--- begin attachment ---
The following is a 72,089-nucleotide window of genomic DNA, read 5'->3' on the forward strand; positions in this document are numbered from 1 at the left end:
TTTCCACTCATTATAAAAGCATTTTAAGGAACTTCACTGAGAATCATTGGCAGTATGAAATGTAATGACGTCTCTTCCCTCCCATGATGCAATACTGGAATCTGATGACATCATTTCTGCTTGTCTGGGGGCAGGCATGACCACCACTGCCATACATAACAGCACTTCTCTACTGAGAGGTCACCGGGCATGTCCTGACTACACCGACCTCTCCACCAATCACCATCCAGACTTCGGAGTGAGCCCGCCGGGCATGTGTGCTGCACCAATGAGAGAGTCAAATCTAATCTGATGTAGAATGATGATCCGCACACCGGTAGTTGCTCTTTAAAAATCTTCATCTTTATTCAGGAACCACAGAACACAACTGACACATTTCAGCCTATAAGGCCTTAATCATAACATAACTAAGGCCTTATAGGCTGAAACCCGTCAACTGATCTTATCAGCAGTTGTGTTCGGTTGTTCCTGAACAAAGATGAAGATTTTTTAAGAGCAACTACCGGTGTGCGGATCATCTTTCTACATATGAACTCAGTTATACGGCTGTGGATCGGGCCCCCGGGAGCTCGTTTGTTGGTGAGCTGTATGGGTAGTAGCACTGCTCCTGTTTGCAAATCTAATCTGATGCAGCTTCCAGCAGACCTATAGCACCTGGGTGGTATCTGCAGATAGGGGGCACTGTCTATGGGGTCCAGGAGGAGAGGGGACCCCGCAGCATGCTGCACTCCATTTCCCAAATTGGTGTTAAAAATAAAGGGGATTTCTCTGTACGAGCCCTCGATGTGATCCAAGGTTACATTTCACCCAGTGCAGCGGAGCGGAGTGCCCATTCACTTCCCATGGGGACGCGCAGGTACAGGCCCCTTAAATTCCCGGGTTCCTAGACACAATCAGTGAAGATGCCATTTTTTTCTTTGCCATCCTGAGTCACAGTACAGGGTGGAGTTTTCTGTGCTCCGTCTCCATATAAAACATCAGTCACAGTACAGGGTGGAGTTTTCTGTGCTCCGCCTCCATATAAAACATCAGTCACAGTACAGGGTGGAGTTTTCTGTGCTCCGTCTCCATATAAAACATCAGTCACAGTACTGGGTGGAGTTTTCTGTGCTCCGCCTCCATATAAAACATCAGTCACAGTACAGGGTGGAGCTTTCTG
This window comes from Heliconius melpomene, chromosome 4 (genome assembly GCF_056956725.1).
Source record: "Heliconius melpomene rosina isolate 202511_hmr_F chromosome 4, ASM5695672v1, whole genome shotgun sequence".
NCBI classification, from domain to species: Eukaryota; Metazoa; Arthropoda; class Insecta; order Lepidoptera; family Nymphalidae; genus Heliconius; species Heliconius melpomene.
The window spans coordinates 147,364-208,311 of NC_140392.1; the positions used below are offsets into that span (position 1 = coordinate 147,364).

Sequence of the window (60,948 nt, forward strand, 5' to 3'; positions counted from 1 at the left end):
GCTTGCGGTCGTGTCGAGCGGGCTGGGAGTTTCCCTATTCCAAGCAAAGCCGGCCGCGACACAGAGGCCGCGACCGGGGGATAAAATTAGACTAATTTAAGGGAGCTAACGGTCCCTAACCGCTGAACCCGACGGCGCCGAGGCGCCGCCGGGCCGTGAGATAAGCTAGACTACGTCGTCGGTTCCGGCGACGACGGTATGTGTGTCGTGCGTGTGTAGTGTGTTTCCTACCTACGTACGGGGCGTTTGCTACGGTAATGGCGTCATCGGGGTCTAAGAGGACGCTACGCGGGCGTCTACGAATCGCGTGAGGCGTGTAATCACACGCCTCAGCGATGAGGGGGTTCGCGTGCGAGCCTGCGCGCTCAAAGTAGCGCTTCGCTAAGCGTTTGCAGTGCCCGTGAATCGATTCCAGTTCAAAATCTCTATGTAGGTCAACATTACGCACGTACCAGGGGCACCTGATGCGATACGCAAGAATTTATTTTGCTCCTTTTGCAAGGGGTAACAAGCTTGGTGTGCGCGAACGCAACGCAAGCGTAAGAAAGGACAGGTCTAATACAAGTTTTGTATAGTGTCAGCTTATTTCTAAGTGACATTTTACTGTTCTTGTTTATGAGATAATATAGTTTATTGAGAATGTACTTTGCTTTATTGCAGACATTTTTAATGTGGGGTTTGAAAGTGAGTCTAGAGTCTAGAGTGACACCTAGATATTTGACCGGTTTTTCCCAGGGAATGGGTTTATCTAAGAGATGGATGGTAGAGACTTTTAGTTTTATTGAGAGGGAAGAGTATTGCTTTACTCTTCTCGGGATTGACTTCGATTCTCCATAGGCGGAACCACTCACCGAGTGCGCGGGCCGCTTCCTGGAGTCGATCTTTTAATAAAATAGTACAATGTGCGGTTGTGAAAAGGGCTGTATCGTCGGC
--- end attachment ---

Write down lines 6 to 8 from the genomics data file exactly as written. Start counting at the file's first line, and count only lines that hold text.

The window spans coordinates 147,364-208,311 of NC_140392.1; the positions used below are offsets into that span (position 1 = coordinate 147,364).

Sequence of the window (60,948 nt, forward strand, 5' to 3'; positions counted from 1 at the left end):
GCTTGCGGTCGTGTCGAGCGGGCTGGGAGTTTCCCTATTCCAAGCAAAGCCGGCCGCGACACAGAGGCCGCGACCGGGGGATAAAATTAGACTAATTTAAGGGAGCTAACGGTCCCTAACCGCTGAACCCGACGGCGCCGAGGCGCCGCCGGGCCGTGAGATAAGCTAGACTACGTCGTCGGTTCCGGCGACGACGGTATGTGTGTCGTGCGTGTGTAGTGTGTTTCCTACCTACGTACGGGGCGTTTGCTACGGTAATGGCGTCATCGGGGTCTAAGAGGACGCTACGCGGGCGTCTACGAATCGCGTGAGGCGTGTAATCACACGCCTCAGCGATGAGGGGGTTCGCGTGCGAGCCTGCGCGCTCAAAGTAGCGCTTCGCTAAGCGTTTGCAGTGCCCGTGAATCGATTCCAGTTCAAAATCTCTATGTAGGTCAACATTACGCACGTACCAGGGGCACCTGATGCGATACGCAAGAATTTATTTTGCTCCTTTTGCAAGGGGTAACAAGCTTGGTGTGCGCGAACGCAACGCAAGCGTAAGAAAGGACAGGTCTAATACAAGTTTTGTATAGTGTCAGCTTATTTCTAAGTGACATTTTACTGTTCTTGTTTATGAGATAATATAGTTTATTGAGAATGTACTTTGCTTTATTGCAGACATTTTTAATGTGGGGTTTGAAAGTGAGTCTAGAGTCTAGAGTGACACCTAGATATTTGACCGGTTTTTCCCAGGGAATGGGTTTATCTAAGAGATGGATGGTAGAGACTTTTAGTTTTATTGAGAGGGAAGAGTATTGCTTTACTCTTCTCGGGATTGACTTCGATTCTCCATAGGCGGAACCACTCACCGAGTGCGCGGGCCGCTTCCTGGAGTCGATCTTTTAATAAAATAGTACAATGTGCGGTTGTGAAAAGGGCTGTATCGTCGGC